Laser resurfacing is a medical procedure used to repair cosmetic blemishes and scars on the face. There are two types of laser treatments used in this process, each with its own advantages and disadvantages. The more invasive ablative laser procedure can produce better results but requires a longer period of recovery and has a greater potential for side effects. The non-ablative technique is typically less effective but is easier on the patient. In general, laser resurfacing for scars can help repair and improve the appearance of acne blemishes, but it also can be an expensive procedure with significant risks.
Many dermatologists as of 2011 recommend ablative laser resurfacing for scars caused by acne, chicken pox or injury. This procedure uses a laser to cut away thin slices of skin at the scarring site. With the right candidate, ablative laser resurfacing can dramatically improve the appearance of scars and other blemishes. Following the procedure, the site must be covered for three days, after which the healing process will take from two to three weeks. The treated area may be pink for three months or more after the treatment, so patients should plan ahead for important events such as weddings and other social engagements.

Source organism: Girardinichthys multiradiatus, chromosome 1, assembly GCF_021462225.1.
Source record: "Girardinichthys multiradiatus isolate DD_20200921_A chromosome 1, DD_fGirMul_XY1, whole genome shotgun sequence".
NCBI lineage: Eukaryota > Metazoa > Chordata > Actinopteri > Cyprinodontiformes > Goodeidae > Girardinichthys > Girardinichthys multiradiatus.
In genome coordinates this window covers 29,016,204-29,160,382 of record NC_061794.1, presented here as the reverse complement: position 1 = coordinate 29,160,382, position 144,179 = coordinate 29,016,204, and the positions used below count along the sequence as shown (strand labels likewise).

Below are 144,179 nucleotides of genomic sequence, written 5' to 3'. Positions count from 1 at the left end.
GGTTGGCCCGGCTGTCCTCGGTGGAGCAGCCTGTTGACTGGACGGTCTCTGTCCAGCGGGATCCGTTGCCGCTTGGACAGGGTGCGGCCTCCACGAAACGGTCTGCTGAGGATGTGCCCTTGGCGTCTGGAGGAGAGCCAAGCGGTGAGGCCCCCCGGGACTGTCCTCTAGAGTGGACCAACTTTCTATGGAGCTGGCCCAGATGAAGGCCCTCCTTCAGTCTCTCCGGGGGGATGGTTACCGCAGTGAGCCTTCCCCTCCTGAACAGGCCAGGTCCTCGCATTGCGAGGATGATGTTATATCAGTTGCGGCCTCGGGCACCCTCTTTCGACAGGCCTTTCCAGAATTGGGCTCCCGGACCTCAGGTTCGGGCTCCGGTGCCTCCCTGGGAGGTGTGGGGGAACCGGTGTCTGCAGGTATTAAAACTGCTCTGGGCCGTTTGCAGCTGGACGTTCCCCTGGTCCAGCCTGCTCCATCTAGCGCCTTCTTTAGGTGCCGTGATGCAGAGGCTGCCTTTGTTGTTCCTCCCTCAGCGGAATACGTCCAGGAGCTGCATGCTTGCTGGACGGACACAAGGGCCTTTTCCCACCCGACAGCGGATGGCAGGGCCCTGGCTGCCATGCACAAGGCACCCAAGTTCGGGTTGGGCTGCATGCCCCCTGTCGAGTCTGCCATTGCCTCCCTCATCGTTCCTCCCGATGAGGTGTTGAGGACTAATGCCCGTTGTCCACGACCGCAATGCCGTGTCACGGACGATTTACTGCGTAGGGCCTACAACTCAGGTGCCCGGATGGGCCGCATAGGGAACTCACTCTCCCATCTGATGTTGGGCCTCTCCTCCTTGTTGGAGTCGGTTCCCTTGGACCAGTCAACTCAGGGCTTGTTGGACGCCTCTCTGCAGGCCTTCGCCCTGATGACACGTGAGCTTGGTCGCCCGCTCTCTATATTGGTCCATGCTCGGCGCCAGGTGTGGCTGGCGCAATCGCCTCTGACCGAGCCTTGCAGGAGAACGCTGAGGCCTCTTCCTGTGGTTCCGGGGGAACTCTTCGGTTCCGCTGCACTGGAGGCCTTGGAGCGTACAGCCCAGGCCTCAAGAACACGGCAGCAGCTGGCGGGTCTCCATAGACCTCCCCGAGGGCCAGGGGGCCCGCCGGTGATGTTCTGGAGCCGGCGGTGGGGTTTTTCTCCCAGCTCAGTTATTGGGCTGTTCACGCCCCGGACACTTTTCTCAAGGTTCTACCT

Aside from recovery time, the ablative resurfacing treatment has other drawbacks. The procedure’s average cost was more than $2,200 US Dollars (USD) in 2009 and is usually categorized as an elective cosmetic procedure not covered by health insurance. After surgery, patients may experience crusting and oozing, changes in skin color, infections, scarring and other side effects. While many patients feel the treatment made their appearance better, others reported no improvement.
Non-ablative laser resurfacing for scars is a less invasive treatment and allows patients to heal much faster after surgery. This procedure can often be performed in a dermatologist’s office rather than an outpatient surgical facility. Instead of cutting away layers of skin, the laser is used to promote the formation of new collagen under the surface. While there may be some redness and swelling after the treatment, patients may return to their daily activities right away. As with the ablative technique, patients may experience changes in skin color, infection and blistering or scarring.
While the non-ablative treatment is less invasive and has fewer reported side effects, the benefits are usually less dramatic for the patient. The non-ablative procedure is typically less expensive with an average cost closer to $1,000 USD in 2009. Patients considering laser resurfacing for scars should discuss the pros and cons of each procedure in depth with their dermatologist before committing to the surgery.